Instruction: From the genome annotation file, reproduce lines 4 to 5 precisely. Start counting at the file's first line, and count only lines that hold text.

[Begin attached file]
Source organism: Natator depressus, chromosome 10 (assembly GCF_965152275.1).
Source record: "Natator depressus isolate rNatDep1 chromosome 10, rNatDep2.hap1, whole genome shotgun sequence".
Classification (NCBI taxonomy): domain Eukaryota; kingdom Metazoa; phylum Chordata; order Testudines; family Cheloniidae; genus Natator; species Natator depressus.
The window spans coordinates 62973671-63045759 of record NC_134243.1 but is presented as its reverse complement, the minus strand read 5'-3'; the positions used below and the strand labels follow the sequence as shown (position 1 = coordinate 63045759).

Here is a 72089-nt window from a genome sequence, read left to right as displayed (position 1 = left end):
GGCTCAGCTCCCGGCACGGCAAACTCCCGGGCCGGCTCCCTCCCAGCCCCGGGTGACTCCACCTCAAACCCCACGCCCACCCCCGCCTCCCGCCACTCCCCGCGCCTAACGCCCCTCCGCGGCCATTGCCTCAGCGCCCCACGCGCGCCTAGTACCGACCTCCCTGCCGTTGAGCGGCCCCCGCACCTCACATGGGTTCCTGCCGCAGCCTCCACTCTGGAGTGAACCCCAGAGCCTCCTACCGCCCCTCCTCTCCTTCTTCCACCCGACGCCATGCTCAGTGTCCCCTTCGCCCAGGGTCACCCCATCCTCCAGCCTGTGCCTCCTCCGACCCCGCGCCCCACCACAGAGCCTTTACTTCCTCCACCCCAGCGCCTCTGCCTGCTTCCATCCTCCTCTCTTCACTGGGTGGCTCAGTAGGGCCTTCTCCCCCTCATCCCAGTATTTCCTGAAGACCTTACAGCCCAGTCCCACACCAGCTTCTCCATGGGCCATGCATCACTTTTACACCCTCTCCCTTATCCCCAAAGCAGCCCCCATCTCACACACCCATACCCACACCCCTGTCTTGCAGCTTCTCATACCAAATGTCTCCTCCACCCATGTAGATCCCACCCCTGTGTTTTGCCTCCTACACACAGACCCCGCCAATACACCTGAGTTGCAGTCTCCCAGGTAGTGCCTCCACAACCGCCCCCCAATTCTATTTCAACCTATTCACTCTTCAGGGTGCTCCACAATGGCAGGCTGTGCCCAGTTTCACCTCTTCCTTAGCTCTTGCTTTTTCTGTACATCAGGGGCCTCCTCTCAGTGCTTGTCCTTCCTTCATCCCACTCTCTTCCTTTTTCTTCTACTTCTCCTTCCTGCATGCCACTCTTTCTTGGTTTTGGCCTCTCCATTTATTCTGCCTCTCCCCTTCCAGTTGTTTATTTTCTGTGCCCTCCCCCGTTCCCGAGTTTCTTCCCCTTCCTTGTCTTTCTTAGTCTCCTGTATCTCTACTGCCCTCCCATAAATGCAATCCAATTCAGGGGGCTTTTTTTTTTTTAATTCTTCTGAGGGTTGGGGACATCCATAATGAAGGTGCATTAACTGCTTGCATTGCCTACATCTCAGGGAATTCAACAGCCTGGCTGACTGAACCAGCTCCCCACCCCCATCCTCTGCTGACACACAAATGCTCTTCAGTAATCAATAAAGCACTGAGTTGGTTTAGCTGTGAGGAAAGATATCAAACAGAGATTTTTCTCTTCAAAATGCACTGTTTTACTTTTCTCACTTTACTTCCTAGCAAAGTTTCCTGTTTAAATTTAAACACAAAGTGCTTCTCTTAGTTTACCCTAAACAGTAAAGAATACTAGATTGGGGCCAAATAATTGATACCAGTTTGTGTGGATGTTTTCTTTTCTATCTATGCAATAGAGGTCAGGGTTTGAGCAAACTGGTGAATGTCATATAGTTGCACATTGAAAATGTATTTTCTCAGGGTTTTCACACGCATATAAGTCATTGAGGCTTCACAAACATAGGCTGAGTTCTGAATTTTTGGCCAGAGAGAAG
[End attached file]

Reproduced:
The window spans coordinates 62973671-63045759 of record NC_134243.1 but is presented as its reverse complement, the minus strand read 5'-3'; the positions used below and the strand labels follow the sequence as shown (position 1 = coordinate 63045759).

Here is a 72089-nt window from a genome sequence, read left to right as displayed (position 1 = left end):